A mum from Ampthill is one of more than 700 cyclists to take part in the Deloitte Ride Across Britain, the UK’s most iconic bike ride.
Nicole Tur, 41, will set off from Land’s End on September 10 covering the 969 miles to John O’Groats in nine days.
The fully signposted route takes in the most beautiful parts of Britain from barren moorlands to lush green valleys, winding back lanes, stunning coastal roads and majestic highlands.
Riders camp overnight and there is hot food, regular pit stops, mechanical and medical support and luggage transfer.
Nicole, who is a mother of one daughter, blogger at Only Girl in the Club and ambassador for cycling clothing brand, Rapha, is a keen cyclist.
“I love the freedom cycling provides more than anything else,” she says.
“It’s in those quiet moments that I’m able to piece together what’s happening in my life or I’m just free to escape from it, those moments of solitude outside are so cleansing, it’s like a form of meditation for me.
“I also enjoy the social aspect of cycling. I’m a member of two clubs, my local Ampthill Velo club and the Rapha Cycling Club, an international cycling club. I was the only woman in my club for two years so I set up a women-only ride.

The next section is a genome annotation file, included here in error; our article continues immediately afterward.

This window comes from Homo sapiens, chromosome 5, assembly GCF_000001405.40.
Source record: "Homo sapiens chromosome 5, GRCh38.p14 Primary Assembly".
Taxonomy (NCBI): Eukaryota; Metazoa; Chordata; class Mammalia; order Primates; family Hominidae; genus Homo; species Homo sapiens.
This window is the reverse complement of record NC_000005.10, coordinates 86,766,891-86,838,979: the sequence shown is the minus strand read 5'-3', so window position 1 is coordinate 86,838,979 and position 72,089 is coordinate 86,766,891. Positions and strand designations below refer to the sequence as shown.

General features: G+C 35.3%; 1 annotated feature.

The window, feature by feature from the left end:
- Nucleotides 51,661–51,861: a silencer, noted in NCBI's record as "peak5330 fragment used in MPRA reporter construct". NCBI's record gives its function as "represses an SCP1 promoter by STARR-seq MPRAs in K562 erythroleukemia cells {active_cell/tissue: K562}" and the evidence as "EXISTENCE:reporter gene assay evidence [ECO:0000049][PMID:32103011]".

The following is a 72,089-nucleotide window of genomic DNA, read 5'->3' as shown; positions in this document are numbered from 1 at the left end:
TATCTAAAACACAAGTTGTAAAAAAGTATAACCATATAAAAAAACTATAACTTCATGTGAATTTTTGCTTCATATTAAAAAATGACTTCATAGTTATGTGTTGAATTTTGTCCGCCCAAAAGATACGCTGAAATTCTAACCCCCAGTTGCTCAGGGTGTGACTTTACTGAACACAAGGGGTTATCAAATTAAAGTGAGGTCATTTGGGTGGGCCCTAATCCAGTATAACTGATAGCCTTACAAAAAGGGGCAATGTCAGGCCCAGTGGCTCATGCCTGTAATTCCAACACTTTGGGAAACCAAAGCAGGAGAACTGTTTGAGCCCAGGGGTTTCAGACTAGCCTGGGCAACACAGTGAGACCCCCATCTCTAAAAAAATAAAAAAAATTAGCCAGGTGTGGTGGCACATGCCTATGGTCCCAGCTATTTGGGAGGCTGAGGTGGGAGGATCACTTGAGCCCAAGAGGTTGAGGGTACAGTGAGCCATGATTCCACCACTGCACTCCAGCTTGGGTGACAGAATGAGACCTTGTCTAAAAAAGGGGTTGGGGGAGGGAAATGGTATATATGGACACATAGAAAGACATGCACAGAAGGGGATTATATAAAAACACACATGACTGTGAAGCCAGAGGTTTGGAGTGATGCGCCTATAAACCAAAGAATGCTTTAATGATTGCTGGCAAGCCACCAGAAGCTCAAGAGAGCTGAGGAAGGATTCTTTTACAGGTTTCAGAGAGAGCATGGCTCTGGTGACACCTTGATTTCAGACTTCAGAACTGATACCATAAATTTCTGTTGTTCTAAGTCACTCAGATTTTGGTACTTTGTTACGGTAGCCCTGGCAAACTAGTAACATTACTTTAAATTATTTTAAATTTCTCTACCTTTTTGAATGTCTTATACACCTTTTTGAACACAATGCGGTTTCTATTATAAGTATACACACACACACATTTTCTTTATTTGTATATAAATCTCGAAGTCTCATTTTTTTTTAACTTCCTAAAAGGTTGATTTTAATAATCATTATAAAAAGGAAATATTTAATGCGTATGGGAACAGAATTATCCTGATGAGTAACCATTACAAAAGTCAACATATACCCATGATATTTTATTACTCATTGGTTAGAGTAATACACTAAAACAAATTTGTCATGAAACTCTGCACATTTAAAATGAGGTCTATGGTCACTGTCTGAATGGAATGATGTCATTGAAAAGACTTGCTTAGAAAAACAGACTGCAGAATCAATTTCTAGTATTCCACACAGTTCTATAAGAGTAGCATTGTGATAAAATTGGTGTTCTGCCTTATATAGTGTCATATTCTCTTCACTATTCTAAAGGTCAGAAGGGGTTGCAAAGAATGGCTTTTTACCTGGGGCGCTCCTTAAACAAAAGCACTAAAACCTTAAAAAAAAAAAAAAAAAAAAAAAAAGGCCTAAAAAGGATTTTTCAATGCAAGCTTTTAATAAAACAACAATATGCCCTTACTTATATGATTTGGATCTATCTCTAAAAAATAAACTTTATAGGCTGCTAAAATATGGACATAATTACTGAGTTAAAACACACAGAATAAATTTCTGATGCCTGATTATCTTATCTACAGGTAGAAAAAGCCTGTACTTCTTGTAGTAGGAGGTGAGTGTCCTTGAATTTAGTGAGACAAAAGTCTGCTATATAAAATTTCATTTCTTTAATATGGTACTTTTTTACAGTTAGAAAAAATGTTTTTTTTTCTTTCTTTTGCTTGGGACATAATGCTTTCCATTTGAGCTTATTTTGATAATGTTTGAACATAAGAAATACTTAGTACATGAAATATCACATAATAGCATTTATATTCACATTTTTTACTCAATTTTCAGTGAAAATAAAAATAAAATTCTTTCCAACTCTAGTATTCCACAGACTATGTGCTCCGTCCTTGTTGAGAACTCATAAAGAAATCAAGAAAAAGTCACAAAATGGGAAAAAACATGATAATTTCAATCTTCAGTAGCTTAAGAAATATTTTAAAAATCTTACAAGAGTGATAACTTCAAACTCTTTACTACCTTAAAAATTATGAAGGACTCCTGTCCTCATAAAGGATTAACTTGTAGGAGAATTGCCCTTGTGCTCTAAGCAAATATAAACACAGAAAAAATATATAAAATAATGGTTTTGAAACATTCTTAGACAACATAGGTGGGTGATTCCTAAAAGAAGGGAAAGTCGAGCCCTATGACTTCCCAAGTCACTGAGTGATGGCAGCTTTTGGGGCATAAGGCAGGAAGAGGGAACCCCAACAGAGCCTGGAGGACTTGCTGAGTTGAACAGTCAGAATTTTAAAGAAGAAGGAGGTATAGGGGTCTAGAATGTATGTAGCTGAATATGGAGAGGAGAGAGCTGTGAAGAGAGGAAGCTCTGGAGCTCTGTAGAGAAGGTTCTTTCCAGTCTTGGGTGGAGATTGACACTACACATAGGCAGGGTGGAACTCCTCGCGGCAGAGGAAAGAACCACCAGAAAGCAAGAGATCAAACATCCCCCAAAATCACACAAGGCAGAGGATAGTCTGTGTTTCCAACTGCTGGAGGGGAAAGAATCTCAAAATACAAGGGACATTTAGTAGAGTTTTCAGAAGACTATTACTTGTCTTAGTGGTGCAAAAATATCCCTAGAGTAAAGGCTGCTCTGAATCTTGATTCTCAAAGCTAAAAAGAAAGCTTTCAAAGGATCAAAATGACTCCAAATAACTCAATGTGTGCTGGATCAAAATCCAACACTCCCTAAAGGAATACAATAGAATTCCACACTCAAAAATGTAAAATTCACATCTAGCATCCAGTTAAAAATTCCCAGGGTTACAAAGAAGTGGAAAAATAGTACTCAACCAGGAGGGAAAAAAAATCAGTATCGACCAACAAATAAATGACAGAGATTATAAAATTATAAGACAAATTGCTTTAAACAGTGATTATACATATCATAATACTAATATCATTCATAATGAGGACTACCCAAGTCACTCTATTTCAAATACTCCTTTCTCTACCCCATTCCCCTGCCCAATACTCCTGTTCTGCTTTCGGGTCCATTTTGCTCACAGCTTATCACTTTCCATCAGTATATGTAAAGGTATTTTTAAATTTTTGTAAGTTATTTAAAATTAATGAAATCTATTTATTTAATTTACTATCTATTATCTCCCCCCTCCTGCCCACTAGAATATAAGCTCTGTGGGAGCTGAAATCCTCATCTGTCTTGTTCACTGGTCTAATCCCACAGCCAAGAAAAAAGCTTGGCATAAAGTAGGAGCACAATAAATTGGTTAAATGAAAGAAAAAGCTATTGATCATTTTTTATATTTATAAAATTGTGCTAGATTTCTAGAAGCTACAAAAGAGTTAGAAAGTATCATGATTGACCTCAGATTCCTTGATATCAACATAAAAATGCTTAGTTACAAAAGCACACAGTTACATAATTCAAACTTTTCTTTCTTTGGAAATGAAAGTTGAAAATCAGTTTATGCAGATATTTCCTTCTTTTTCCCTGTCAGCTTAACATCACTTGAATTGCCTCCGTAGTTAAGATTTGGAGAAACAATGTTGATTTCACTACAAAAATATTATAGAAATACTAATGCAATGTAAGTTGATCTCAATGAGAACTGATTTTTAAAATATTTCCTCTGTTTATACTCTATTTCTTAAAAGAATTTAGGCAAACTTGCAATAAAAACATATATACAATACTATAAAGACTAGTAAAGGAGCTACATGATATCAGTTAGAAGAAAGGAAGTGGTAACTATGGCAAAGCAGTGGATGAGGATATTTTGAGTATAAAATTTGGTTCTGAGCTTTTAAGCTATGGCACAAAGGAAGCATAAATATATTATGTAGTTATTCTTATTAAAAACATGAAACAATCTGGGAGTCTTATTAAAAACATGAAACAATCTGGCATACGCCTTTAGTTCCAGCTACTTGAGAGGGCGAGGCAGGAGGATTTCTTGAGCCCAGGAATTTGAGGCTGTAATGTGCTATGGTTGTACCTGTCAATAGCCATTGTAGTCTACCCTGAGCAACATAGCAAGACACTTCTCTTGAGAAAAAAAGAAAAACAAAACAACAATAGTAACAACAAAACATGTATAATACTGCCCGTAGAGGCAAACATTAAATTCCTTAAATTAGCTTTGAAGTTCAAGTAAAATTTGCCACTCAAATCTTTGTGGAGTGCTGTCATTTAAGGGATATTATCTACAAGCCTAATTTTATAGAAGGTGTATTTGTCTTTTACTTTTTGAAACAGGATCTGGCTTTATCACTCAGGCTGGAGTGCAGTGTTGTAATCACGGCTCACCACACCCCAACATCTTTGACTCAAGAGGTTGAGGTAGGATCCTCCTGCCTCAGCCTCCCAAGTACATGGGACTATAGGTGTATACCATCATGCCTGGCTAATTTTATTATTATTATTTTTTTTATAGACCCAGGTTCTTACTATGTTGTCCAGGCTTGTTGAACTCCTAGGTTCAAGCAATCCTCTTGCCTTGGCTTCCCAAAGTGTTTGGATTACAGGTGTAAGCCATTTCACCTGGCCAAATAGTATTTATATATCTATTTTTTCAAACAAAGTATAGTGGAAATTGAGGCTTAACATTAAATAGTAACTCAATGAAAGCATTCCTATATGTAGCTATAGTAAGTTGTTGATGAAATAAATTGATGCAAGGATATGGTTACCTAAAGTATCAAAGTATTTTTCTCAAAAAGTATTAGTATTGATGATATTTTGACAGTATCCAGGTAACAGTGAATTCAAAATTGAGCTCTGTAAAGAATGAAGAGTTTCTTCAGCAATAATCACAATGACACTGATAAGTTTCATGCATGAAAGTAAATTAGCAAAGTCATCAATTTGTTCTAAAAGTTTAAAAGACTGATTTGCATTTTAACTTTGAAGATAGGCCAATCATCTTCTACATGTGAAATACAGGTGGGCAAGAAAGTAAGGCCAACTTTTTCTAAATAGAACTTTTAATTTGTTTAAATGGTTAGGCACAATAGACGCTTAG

“To my surprise, seven of us turned up and we have kept going throughout the cold winter. Group rides, events and cycling holidays are all things I’ve done and really enjoyed.
“After my baby was born, in 2012, I got back on my bike after four weeks and set myself the goal of losing the three stone I’d gained during pregnancy and completing the first Prudential Ride London 100 event.
“The furthest distance I’d ridden before then was 60 miles. I’d hoped I’d do it in eight hours, but on the day I crossed the finish line in 5 hours 27 minutes and my 11 month old baby was waving at me as I did.
“The training miles at times were agony. 10 miles felt like 100, a small bump in the road felt like a mountain. Hills that I fly up now, I had to walk up. One day I caused some traffic congestion when a dustbin lorry got stuck behind me going up a hill. As the cars finally passed me they beeped their horns so aggressively that I started to cry. I wanted to throw my bike away, phone a taxi and give it all up but I managed to keep going and find the strength to make it to my goal.
“Those moments have really changed my perspective. They’ve given me so much strength and the ability to see how far you can come if you allow yourself to push that little bit further.”
Julian Mack, the founder of Threshold Sports, which organises the Deloitte Ride Across Britain, said: “Cycling the length of the British Isles from one end to the other captures the imagination of people. To be able to see every inch of that landscape under your own steam is a deeply rewarding experience, but, like everything in life that’s worthwhile, it’s not easy and it requires grit and determination.
“We have taken care of every last logistical detail so that riders can focus firmly on turning the pedals and drinking in the sights and smells of the British Isles, it’s just them, their leg power, their will and the beauty of the cycling machine, the basic design of which hasn’t changed much in a century.”